The game fish species in the waters of North America include members of the genus Esocidae, or the pike family, of which the chain pickerel is one. The Percidae family, the perches, has the yellow perch among its species, another sought-after game fish. The brook trout is actually part of another family of fish separate from the trout but still a game fish that offers anglers an exciting challenge.
In the water, the chainlike markings that give the chain pickerel (Esox niger) its name help to camouflage this stealthy and aggressive predator. The chain pickerel, which can grow as long as 30 inches in a huge specimen, has an interconnected series of lines that look like chains along its sides. These combine with its olive green color and white belly to make it hard to detect as it hides in weed beds waiting for prey to pass by. Chain pickerel are a common game fish in the eastern part of the United States, living in small ponds, lakes, reservoirs, rivers and streams. The fact a pickerel will attack and try to eat anything it is larger than works to the angler's advantage when pursuing these fish. Presenting shiners on tip-ups through the ice or under fishing floats is an effective strategy for pickerel. Another popular method to catch pickerel is to use flashy spoons, either trolling behind a boat or casting them and retrieving them at a moderate speed. The flesh of a pickerel is sweet, but the many bones in it make it difficult to eat.
The yellow perch (Perca flavescens) lives native to waters east of the Rocky Mountains in the northern states as far south as South Carolina. However, the species exists across much of the country now after its successful introduction into many states. The yellow perch is a particularly handsome species, with a series of vertical stripes on its green to yellow body. The yellow perch, which can grow to as long as 14 inches, is a game fish that lives in schools, with as many as 200 in one grouping according to the Pennsylvania Fish and Boat Commission website. When you catch one yellow perch, the odds are that others are around. The fish is susceptible to many offerings, especially live minnows and night crawlers. Yellow perch stay active through the winter, making them a favorite target of ice anglers, who will typically try to catch them on small rods called jigging poles using downsized lures. Yellow perch is among the tastiest of all game fish, prompting anglers to bring them home by the bucketful on a good day.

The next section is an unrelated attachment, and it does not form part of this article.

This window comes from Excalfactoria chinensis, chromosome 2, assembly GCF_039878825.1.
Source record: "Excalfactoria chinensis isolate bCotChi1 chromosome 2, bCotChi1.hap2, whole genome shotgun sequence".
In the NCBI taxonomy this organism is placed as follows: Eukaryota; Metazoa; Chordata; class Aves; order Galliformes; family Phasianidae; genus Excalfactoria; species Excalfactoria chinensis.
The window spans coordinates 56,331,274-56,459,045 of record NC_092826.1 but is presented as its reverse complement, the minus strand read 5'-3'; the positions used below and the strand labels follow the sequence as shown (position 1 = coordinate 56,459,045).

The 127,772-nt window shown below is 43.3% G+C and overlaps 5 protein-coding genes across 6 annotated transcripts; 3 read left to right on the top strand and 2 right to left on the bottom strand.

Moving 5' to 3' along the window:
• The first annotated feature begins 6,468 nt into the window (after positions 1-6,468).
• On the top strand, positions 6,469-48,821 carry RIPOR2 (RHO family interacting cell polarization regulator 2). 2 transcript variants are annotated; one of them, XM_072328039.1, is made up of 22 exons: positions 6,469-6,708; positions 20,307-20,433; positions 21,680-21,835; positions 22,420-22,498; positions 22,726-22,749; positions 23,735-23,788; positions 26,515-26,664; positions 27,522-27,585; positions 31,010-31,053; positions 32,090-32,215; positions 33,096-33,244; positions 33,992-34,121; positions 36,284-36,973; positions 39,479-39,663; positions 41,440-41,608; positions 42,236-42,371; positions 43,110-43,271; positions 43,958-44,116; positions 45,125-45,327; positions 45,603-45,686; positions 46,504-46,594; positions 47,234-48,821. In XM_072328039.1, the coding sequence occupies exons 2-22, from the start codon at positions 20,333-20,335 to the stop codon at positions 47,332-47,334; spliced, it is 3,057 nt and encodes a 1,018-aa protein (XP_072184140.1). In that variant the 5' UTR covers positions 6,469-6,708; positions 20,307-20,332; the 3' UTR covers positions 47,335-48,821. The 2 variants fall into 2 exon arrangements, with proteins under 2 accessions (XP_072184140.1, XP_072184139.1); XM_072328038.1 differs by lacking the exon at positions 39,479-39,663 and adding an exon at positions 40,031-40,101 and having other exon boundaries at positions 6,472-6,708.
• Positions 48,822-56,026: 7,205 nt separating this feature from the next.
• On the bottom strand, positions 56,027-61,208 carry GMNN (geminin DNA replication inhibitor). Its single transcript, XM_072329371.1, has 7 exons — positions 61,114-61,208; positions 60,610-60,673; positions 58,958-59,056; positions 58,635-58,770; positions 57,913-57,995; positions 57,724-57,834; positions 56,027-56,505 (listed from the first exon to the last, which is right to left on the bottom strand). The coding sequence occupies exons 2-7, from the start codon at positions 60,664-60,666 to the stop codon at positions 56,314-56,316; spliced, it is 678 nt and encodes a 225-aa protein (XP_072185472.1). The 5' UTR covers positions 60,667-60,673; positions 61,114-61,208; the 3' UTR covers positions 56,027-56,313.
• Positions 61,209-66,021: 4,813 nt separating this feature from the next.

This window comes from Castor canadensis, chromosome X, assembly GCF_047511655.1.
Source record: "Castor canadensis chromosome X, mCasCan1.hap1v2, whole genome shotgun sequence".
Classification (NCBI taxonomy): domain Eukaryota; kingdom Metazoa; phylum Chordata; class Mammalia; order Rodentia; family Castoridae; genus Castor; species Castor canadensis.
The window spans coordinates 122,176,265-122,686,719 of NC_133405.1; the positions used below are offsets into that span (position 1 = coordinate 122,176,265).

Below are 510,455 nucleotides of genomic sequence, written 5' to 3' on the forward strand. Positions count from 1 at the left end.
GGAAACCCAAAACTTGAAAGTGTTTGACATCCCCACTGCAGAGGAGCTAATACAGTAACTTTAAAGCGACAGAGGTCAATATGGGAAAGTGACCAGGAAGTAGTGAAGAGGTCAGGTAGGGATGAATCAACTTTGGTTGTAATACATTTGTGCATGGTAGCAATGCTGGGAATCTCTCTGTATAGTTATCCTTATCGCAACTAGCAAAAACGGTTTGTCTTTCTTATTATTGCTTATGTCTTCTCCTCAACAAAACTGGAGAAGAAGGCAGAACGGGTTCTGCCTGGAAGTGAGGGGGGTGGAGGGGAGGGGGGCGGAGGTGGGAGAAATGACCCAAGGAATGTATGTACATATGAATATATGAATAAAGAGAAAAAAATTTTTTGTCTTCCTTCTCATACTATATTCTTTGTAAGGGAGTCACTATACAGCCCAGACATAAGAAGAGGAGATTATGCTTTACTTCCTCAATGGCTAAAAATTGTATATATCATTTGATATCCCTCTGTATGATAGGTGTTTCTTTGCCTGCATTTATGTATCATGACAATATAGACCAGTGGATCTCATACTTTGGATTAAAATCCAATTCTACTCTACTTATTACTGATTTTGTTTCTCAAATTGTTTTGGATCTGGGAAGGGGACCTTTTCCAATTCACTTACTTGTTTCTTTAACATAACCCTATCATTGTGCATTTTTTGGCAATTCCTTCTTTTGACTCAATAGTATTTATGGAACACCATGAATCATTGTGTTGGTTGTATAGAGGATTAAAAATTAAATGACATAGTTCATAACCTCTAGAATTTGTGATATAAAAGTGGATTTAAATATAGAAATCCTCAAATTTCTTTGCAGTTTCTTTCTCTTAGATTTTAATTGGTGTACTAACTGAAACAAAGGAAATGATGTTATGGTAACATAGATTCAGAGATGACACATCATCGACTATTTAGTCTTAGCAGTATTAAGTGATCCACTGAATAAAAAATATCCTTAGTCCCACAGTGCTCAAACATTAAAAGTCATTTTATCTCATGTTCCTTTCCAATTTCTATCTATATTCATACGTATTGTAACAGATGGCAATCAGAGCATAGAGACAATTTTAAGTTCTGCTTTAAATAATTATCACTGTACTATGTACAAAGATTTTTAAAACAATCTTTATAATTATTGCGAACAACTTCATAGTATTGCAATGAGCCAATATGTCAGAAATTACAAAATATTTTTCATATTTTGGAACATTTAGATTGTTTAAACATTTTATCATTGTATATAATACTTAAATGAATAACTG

The brook trout (Salvelinus fontinalis) is technically not a part of the trout family and is a close relative of the Arctic char, a game fish of far northern waters. The brook trout is native to cold clear streams in northern states like Maine, Montana and New York, but the effects of water pollution and loss of habitat has reduced their numbers drastically. Fortunately, brook trout raised in hatcheries and stocked into appropriate surroundings still provide anglers with action. Often called a speckled trout, the brook trout has a series of red-blue spots on their greenish flanks. Brook trout are an extremely wary species and often hide along the edges of stream banks shaded by bushes and trees. Catching one requires patience and stealth. Brook trout will fall victim to small spoon lures, flies and natural baits such as grasshoppers or earthworms.